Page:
Reading this post made me think about the challenges many organizations face in building up the steady supply of science, technology, engineering and mathematics (STEM) skills they will need for a technology-powered future. Our colleagues across the UK and European insurance industry are keenly aware of the importance of creating an ample base of STEM skills for the coming years.

As our industry becomes more digital, the makeup of the traditional workforce will shift and insurers’ demand for STEM-related skills will grow. Yet many girls and young women still shy away from STEM, perceiving it to be a male-dominated field. The workforce in disciplines such as data science and information technology continues to have men as the vast majority, and insurers will find themselves competing for these scarce skills.

Reading the Huffington Post article and mulling over these thoughts coincided with my visiting schools with my daughter, who will soon be going to secondary school. We are spoilt for choice when it comes to good schools in southwest London. I was delighted that my daughter’s first choice was not based on her friends’ influence or its proximity to home.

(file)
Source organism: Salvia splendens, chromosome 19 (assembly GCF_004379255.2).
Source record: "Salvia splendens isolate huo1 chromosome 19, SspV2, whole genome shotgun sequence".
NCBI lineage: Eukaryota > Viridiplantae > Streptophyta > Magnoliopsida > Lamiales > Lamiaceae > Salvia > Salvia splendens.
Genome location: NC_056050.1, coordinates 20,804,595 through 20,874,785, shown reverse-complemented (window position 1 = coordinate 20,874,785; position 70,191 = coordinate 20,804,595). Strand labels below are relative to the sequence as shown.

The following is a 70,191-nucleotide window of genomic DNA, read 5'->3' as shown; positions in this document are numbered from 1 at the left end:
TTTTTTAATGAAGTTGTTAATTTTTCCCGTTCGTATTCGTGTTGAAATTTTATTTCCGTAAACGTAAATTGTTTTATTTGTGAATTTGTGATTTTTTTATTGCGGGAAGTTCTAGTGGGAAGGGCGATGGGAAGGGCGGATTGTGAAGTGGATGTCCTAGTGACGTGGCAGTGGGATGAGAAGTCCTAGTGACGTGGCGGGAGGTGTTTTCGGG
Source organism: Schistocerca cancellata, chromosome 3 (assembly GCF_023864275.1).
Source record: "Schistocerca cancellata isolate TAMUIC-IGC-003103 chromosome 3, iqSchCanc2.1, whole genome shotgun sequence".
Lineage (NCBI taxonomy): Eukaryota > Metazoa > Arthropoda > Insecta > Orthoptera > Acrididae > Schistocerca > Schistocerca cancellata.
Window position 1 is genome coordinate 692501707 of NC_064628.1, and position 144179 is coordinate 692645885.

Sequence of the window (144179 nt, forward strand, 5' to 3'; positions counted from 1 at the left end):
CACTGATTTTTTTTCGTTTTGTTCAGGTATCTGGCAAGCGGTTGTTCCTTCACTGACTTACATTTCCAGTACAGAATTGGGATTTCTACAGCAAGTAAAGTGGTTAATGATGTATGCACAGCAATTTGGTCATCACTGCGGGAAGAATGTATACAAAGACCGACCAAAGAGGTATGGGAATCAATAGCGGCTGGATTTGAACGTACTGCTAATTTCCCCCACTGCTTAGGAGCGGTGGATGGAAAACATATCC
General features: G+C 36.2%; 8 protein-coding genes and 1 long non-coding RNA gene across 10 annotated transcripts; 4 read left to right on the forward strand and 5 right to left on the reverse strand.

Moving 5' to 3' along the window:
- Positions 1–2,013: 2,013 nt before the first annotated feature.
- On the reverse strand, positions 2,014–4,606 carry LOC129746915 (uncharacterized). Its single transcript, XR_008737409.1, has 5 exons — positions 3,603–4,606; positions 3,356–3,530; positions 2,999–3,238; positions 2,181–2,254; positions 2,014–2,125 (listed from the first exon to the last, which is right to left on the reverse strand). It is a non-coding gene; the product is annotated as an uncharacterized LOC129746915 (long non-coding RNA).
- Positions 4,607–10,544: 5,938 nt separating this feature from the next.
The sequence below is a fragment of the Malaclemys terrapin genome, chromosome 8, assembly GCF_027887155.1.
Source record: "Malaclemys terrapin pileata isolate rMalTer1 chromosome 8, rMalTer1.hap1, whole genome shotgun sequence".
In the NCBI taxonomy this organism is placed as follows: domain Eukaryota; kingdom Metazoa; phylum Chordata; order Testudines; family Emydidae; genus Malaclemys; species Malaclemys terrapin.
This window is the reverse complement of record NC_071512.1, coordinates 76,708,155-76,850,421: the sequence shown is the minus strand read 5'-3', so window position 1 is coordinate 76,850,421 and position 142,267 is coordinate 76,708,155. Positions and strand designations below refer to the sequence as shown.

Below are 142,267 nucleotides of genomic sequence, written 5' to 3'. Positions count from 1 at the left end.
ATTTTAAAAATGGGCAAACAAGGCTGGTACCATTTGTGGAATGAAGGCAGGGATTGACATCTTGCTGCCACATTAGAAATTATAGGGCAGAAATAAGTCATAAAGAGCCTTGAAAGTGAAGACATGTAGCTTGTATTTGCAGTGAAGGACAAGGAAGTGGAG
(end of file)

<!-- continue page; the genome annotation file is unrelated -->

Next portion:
The insurance workforce of the future: Why will so many insurers fail to achieve their digital potential?
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Instead, she chose it because it is a good school for science, in which she is deeply interested. Her criterion for choosing science is not very scientific at all. “Science is much more fun,” she said to my pleasant surprise. Then, it dawned on me.

Companies, particularly insurers, must help seed the idea that “science is fun” among girls from an early age. It is up to the industry to start to change perceptions among younger girls. There is an opportunity for insurers to shape the talent supply chain at grassroots by sowing the right seeds and then reaping benefits in the longer term.

There are many powerful tools we can use, One way to make science more fun is by using game-based learning – the University of Hull, for example, is using the PC game, MineCraft, to make exploring molecular structures engaging for young scientists. That’s similar to how Angry Birds Space helped kids to better understand gravitational force.

Insurers may have missed the boat for millennials, but for Generation Z and beyond they still have time to grab the opportunity by the scruff of its neck.

Recommended reading:

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